The pandemic has also been known to cause significant distress, mostly affecting the state of one’s mental well-being.

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With the spread of the COVID-19 pandemic attributed to the novel Coronavirus disease, millions have been affected globally with over 14 million infections and half a million deaths as to date. This has brought about uncertainty coupled with difficult situations, including job loss and the risk of contracting the deadly virus.

In Kenya the first Coronavirus case was reported in Nairobi by the Ministry of Health on the 12th March 2020.  It was not until the government put in place precautionary measures including a curfew and lockdown (the latter having being lifted) due to an increase in the number of infections that people began feeling its effect both economically and socially.

A study by Dr. Habil Otanga,  a Lecturer at the University of Nairobi, Department of Psychology says  that such measures can in turn lead to surge in mental related illnesses including depression, feelings of confusion, anger and fear, and even substance abuse. It also brings with it a sense of boredom, loneliness, anger, isolation and frustration. In the post-quarantine/isolation period, loss of employment due to the depressed economy and the stigma around the disease are also likely to lead to mental health problems.

The Kenya National Bureau of Statistics (KNBS) states that at least 300,000 Kenyans have lost their jobs due to the Coronavirus pandemic between the period of January and March this year.

KNBC noted that the number of employed Kenyans plunged to 17.8 million as of March from 18.1 million people as compared to last year in December. The Report states that the unemployment rate in Kenya stands at 13.7 per cent as of March this year while it stood 12.4 per cent in December 2019.

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Mama T (not her real name) is among millions of Kenyans who have been affected by containment measures put in place to curb the spread of the virus, either by losing their source of income or having to work under tough guidelines put in place by the MOH.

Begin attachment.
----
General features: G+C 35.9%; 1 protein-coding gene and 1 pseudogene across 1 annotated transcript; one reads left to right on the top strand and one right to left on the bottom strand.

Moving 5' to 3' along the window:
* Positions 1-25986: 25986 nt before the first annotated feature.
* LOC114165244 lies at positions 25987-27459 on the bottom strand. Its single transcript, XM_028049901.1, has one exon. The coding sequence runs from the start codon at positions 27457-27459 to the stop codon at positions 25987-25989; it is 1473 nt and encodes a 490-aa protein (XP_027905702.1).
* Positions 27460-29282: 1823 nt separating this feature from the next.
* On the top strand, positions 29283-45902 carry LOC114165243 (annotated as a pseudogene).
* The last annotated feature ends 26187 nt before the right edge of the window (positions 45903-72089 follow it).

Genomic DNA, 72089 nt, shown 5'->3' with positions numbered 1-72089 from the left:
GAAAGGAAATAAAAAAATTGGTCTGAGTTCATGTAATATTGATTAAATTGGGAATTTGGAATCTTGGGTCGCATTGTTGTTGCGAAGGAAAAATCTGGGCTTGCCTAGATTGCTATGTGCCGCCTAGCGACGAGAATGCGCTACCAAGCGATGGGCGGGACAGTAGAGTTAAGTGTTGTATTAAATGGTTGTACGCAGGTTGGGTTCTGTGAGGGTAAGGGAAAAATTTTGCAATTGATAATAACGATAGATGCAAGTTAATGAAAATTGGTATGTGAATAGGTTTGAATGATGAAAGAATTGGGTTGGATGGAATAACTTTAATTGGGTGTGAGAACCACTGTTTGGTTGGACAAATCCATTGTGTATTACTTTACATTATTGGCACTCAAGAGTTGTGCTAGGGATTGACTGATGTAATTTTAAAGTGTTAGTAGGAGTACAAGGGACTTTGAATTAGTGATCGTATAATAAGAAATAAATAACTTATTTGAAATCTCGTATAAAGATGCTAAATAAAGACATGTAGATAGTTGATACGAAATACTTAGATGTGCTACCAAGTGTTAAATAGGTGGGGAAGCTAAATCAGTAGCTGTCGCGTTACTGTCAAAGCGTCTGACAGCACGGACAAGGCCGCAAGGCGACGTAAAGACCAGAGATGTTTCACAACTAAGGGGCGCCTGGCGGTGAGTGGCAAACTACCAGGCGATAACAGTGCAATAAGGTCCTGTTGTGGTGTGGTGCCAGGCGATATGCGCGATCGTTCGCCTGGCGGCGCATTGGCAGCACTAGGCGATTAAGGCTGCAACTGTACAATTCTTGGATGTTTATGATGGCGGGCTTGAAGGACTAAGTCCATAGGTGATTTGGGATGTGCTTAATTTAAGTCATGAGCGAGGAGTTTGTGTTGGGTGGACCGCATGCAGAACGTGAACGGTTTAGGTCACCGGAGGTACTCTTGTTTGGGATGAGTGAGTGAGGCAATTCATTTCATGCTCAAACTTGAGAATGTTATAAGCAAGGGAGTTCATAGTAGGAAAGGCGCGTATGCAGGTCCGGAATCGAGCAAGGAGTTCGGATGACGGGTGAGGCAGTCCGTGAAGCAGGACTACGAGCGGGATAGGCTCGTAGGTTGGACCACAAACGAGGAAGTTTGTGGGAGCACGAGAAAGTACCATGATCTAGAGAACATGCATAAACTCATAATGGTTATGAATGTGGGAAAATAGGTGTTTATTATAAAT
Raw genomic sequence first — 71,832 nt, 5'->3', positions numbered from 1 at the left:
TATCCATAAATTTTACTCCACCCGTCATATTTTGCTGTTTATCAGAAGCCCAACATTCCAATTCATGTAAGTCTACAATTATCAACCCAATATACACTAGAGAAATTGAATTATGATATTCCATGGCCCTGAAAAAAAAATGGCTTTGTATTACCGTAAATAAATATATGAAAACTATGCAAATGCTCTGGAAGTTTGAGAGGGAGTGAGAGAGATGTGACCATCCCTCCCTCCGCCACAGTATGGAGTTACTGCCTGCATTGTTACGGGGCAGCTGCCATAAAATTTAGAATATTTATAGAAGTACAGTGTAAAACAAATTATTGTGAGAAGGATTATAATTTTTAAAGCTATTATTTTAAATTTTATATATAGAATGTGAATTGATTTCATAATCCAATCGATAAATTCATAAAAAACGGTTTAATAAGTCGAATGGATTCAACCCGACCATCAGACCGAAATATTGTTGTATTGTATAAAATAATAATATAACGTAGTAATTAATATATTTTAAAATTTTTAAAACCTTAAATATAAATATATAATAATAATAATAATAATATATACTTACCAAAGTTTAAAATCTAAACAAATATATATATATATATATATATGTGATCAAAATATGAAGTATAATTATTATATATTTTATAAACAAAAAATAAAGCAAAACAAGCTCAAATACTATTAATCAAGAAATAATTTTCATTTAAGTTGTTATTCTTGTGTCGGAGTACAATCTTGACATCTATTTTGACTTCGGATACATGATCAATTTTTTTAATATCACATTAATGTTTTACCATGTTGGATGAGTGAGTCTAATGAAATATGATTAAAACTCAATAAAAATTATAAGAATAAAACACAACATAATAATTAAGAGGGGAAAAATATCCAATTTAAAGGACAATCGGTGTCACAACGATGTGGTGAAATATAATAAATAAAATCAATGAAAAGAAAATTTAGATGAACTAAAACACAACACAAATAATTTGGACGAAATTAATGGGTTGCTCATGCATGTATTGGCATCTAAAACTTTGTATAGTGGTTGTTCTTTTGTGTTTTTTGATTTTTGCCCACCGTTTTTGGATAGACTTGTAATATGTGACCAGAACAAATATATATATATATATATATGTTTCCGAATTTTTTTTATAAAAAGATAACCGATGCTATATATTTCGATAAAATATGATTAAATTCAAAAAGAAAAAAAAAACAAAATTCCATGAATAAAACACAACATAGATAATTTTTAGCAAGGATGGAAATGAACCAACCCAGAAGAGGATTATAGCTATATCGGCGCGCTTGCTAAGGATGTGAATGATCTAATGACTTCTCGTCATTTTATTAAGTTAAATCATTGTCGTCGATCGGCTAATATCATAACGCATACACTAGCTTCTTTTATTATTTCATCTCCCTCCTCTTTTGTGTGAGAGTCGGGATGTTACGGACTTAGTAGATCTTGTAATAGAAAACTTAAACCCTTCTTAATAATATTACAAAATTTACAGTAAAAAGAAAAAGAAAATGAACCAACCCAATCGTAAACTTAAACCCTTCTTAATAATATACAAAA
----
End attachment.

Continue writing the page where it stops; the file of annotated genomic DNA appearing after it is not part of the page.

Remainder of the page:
As young mother and an event organizer, she has found it hard to explain to her children why they cannot go to school or socialize freely with their peers as before.

“Sometimes it gets difficult as they do not understand what is happening due to their age, this at times becomes hard on me as they often think I am punishing them,”

Her contract was put on hold as no event or public gatherings can take place due to the pandemic. This has brought other challenges along with it, as she has to find means of fending for her family expenditures that including rent and food.

“I often wake up in the middle of the night with worries about my next move as the pandemic does not exhibit any signs of easing up,” she says. She adds that she has been forced to sort for manual jobs to keep her family afloat.

Ms. Mary Wahome, a Counseling Psychologist and Programs Director at ‘The Reason to Hope,’ in Karen, Nairobi says that such kind of drastic life changes have an adverse effect on one’s mental status including their family members and if not addressed early can lead to depression among other issues.

“We have had cases of people indulging in substance abuse to deal with the uncertainty and stress brought about by the pandemic, this in turn leads to dependence and also domestic abuse,”

Sam Njoroge , a waiter at a local hotel in Kiambu, has found himself indulging in substance abuse due to challenges he is facing after the hotel he was working in was closed down as it has not yet met the standards required by the MOH to open.

“My day starts at 6am where I go to a local pub, here I can get a drink for as little as Sh30, It makes me suppress the frustration I feel.” he says.

Sam is among the many who have found themselves in the same predicament and resulted to substance abuse finding ways to beat strict measures put in place by the government on the sale of alcohol so as to cope.

Mary says, situations like Sam’s are dangerous and if not addressed early can lead to serious complications, including addiction and dependency, violent behavior and also early death due to health complications.

She has, however, lauded the government for encouraging mental wellness and also launching the Psychological First Aid (PFA) guide in the wake of the virus putting emphasis on the three action principal of look, listen and link. “When we follow this it will be easy to identify an individual in distress and also offer assistance”.

Mary has urged anyone feeling the weight of the virus taking a toll on them not to hesitate but look for someone to talk to.

“You should not only seek help from a specialist but also talk to a friend, let them know what you are undergoing and how you feel, this will help ease their emotional stress and also find ways of dealing with the situation they are facing,” She added

Mary continued to stress on the need to perform frequent body exercises as a form of stress relief, reading and also taking advantage of this unfortunate COVID-19 period to engage in hobbies and talent development.

“Let people take this as an opportunity to kip fit, get in touch with one’s inner self and  also engage in   reading that would  help expand their knowledge.